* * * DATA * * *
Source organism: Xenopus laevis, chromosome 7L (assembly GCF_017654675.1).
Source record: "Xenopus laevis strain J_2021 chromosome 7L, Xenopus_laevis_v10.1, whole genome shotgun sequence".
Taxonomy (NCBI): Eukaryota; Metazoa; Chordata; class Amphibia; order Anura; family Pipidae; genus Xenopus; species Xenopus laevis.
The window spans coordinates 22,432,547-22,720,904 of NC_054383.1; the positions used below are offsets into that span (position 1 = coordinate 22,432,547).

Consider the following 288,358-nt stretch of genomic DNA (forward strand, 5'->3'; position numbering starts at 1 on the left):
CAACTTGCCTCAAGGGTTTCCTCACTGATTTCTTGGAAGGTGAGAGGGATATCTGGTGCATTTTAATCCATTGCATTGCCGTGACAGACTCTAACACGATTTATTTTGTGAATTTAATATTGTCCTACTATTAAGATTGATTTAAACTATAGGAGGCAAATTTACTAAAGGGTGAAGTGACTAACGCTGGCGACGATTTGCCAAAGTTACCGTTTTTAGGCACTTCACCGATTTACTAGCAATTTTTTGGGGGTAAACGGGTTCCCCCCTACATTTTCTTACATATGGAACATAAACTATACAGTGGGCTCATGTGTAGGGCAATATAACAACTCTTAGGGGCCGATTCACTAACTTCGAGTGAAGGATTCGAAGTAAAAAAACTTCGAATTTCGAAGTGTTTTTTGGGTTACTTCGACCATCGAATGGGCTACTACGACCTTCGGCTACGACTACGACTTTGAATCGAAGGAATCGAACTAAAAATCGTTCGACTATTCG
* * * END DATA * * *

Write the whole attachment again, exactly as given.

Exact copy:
Source organism: Xenopus laevis, chromosome 7L (assembly GCF_017654675.1).
Source record: "Xenopus laevis strain J_2021 chromosome 7L, Xenopus_laevis_v10.1, whole genome shotgun sequence".
Taxonomy (NCBI): Eukaryota; Metazoa; Chordata; class Amphibia; order Anura; family Pipidae; genus Xenopus; species Xenopus laevis.
The window spans coordinates 22,432,547-22,720,904 of NC_054383.1; the positions used below are offsets into that span (position 1 = coordinate 22,432,547).

Consider the following 288,358-nt stretch of genomic DNA (forward strand, 5'->3'; position numbering starts at 1 on the left):
CAACTTGCCTCAAGGGTTTCCTCACTGATTTCTTGGAAGGTGAGAGGGATATCTGGTGCATTTTAATCCATTGCATTGCCGTGACAGACTCTAACACGATTTATTTTGTGAATTTAATATTGTCCTACTATTAAGATTGATTTAAACTATAGGAGGCAAATTTACTAAAGGGTGAAGTGACTAACGCTGGCGACGATTTGCCAAAGTTACCGTTTTTAGGCACTTCACCGATTTACTAGCAATTTTTTGGGGGTAAACGGGTTCCCCCCTACATTTTCTTACATATGGAACATAAACTATACAGTGGGCTCATGTGTAGGGCAATATAACAACTCTTAGGGGCCGATTCACTAACTTCGAGTGAAGGATTCGAAGTAAAAAAACTTCGAATTTCGAAGTGTTTTTTGGGTTACTTCGACCATCGAATGGGCTACTACGACCTTCGGCTACGACTACGACTTTGAATCGAAGGAATCGAACTAAAAATCGTTCGACTATTCG